Common Sense Requires No Policy

As a Senior Information Security professional I am often asked if we should have a policy that requires our Business Community members to do “X”.  In many of these cases the person is asking for a policy to be written that says things like: Business Community members will adhere to the laws surrounding the safeguarding of regulated data or that Business Community members will not disclose a person’s private medical information to 3rd parties.   Now, when asked a question that consists of what people in common would agree on, such as do I really have to follow the federal and state laws while at work, I have to wonder why we would want to implement a policy to tell people to follow their common sense.  Really, shouldn’t a person’s common sense kick in and make them very aware that they are not allowed to break a law just because they are at work.

I am not saying we don’t need good solid security policies as I strongly believe that policies are absolutely necessary and required as a way to share with our community the behaviors expected of them in the protection of organizational data but these policies should:

  • Cover topics and areas that are “gray” and that without a policy would require people to guess at the right thing to do
  • Be written in such a manner that helps define what steps are necessary for our community members to show they are in  compliance and showing due diligence in meeting the intent of applicable laws
  • Be enforceable and worthy of being enforced

It is important for Business Community members to follow their common sense in fulfilling their every day duties and tasks, if they do so the courts have ruled that they are most likely not going to be held personally liable for security breaches or security issues that occur.  In the InfoSec field we call this safety net the principles of “due diligence” or being “prudent” both of which are just other ways of saying making reasonable and common sense decisions.   However, the courts have also ruled that failure to use common sense in the protection of data and the securing of an IT infrastructure is grounds for holding a person personally liable.

Companies are firing IT staff that have failed to use common sense decisions in the protection of data and securing the IT infrastructure they are responsible for.  This makes it critical that in areas where it is not clear what approach constitutes common sense we protect our Business Community members by having policies in place that provide Business Community members with clear and concise instructions on what actions and activities they should or should not be doing.  For example:  If State Law requires that we protect SSNs we do not need a policy that says we have to protect SSN, the law already says that, but we may need a policy that describes ways of protecting SSNs such as using disk or file encryption, using a different type of identifier, database encryption of the field which stores the SSN, not storing or using an SSN in places where it is really not necessary to do so, etcetera.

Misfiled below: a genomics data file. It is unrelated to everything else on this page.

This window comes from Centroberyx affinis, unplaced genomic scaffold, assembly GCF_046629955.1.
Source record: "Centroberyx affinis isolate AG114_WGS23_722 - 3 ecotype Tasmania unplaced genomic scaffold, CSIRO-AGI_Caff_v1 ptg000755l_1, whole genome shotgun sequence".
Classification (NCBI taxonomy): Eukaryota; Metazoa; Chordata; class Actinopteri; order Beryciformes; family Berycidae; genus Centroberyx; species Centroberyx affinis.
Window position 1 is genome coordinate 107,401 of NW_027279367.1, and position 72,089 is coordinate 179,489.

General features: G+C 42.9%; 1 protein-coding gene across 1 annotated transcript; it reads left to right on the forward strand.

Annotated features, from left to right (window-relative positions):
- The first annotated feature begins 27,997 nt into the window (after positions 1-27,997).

Said another way, we should write policies that help non-security Business Community members understand what the common sense ways of protecting and safeguarding  data look like.  That’s just good Common Sense.

© Kevin L. McLaughlin, probably cited re-use is acceptable

About mclaukl

Kevin L. McLaughlin began his career as a Special Agent for the Department of Army. He was responsible for investigating Felony crimes around the globe. He has had many careers over the years, including being a Police Officer in Kissimmee Florida, an Investigator for Mastercard/Visa, a Middle School teacher, a Director at Kennedy Space Center (where he worked with Fred Hayes, James Lovell, Armstrong, Sheppard, etc.), the President of his own company, an IT Manager and Senior Information Security manager with the Procter & Gamble (P&G) company (fortune 35), a CISO at the University of Cincinnati and a Senior Information System Security Manager for the Whirlpool Corporation (fortune 125). Kevin has also been an adjunct since 1992. While at P&G Kevin created one of P&G’s augmentation outsourcing teams in India. Kevin designed and implemented this India team and it won a global Gold Service award from Atos-Origin and has acted as a model for countless corporate relationships since. Over the years Kevin has: created an Information Security program conducted Information Security Strategic planning designed Information Security solutions, investigated over 700 Cyber cases and operated a Global Security Operations Center. • Education - MS in Computer Science Education, BS in Management of Information Systems - currently a PhD in Cyber Security, University of Fairfax • Professional Certifications - CISM, CISSP, PMP, ITIL Master Certified, GIAC Security Leadership Certificate (GSLC), CRISC. Kevin also holds Certificates in the Advanced Principles of Information Security and in Advanced Information Security Research Methods from Jones International University.
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